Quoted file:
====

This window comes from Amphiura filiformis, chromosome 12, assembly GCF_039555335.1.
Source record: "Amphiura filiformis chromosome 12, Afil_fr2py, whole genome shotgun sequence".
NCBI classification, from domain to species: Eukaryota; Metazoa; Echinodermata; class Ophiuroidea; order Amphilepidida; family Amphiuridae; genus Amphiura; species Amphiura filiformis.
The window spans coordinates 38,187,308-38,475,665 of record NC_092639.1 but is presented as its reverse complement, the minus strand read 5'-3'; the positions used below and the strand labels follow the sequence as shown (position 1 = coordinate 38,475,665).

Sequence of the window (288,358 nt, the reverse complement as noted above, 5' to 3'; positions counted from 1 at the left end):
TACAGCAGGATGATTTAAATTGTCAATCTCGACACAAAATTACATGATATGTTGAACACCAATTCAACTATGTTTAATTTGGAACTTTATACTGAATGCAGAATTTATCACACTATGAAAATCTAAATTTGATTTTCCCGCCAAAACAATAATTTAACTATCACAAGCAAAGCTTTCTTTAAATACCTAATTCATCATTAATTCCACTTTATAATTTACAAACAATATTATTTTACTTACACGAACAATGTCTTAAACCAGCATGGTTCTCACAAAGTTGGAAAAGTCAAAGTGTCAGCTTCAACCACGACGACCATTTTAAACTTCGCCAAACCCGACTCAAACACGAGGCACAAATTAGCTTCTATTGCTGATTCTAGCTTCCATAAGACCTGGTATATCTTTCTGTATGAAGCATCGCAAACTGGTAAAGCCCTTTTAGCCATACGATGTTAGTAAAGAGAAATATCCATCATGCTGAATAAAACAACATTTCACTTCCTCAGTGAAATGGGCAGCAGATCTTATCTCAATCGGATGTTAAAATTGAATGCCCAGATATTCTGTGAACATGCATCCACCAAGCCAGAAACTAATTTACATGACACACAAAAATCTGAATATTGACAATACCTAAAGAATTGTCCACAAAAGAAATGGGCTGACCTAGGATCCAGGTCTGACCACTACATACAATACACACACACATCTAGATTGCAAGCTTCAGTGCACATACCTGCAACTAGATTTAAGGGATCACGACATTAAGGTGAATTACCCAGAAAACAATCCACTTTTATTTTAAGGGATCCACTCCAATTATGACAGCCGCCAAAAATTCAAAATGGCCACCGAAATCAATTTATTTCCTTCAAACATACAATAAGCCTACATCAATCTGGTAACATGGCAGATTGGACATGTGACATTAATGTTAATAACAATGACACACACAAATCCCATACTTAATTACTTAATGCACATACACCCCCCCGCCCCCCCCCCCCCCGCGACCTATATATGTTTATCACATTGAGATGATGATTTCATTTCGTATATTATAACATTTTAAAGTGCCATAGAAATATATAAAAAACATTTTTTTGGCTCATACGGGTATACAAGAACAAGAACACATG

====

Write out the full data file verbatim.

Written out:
This window comes from Amphiura filiformis, chromosome 12, assembly GCF_039555335.1.
Source record: "Amphiura filiformis chromosome 12, Afil_fr2py, whole genome shotgun sequence".
NCBI classification, from domain to species: Eukaryota; Metazoa; Echinodermata; class Ophiuroidea; order Amphilepidida; family Amphiuridae; genus Amphiura; species Amphiura filiformis.
The window spans coordinates 38,187,308-38,475,665 of record NC_092639.1 but is presented as its reverse complement, the minus strand read 5'-3'; the positions used below and the strand labels follow the sequence as shown (position 1 = coordinate 38,475,665).

Sequence of the window (288,358 nt, the reverse complement as noted above, 5' to 3'; positions counted from 1 at the left end):
TACAGCAGGATGATTTAAATTGTCAATCTCGACACAAAATTACATGATATGTTGAACACCAATTCAACTATGTTTAATTTGGAACTTTATACTGAATGCAGAATTTATCACACTATGAAAATCTAAATTTGATTTTCCCGCCAAAACAATAATTTAACTATCACAAGCAAAGCTTTCTTTAAATACCTAATTCATCATTAATTCCACTTTATAATTTACAAACAATATTATTTTACTTACACGAACAATGTCTTAAACCAGCATGGTTCTCACAAAGTTGGAAAAGTCAAAGTGTCAGCTTCAACCACGACGACCATTTTAAACTTCGCCAAACCCGACTCAAACACGAGGCACAAATTAGCTTCTATTGCTGATTCTAGCTTCCATAAGACCTGGTATATCTTTCTGTATGAAGCATCGCAAACTGGTAAAGCCCTTTTAGCCATACGATGTTAGTAAAGAGAAATATCCATCATGCTGAATAAAACAACATTTCACTTCCTCAGTGAAATGGGCAGCAGATCTTATCTCAATCGGATGTTAAAATTGAATGCCCAGATATTCTGTGAACATGCATCCACCAAGCCAGAAACTAATTTACATGACACACAAAAATCTGAATATTGACAATACCTAAAGAATTGTCCACAAAAGAAATGGGCTGACCTAGGATCCAGGTCTGACCACTACATACAATACACACACACATCTAGATTGCAAGCTTCAGTGCACATACCTGCAACTAGATTTAAGGGATCACGACATTAAGGTGAATTACCCAGAAAACAATCCACTTTTATTTTAAGGGATCCACTCCAATTATGACAGCCGCCAAAAATTCAAAATGGCCACCGAAATCAATTTATTTCCTTCAAACATACAATAAGCCTACATCAATCTGGTAACATGGCAGATTGGACATGTGACATTAATGTTAATAACAATGACACACACAAATCCCATACTTAATTACTTAATGCACATACACCCCCCCGCCCCCCCCCCCCCCGCGACCTATATATGTTTATCACATTGAGATGATGATTTCATTTCGTATATTATAACATTTTAAAGTGCCATAGAAATATATAAAAAACATTTTTTTGGCTCATACGGGTATACAAGAACAAGAACACATG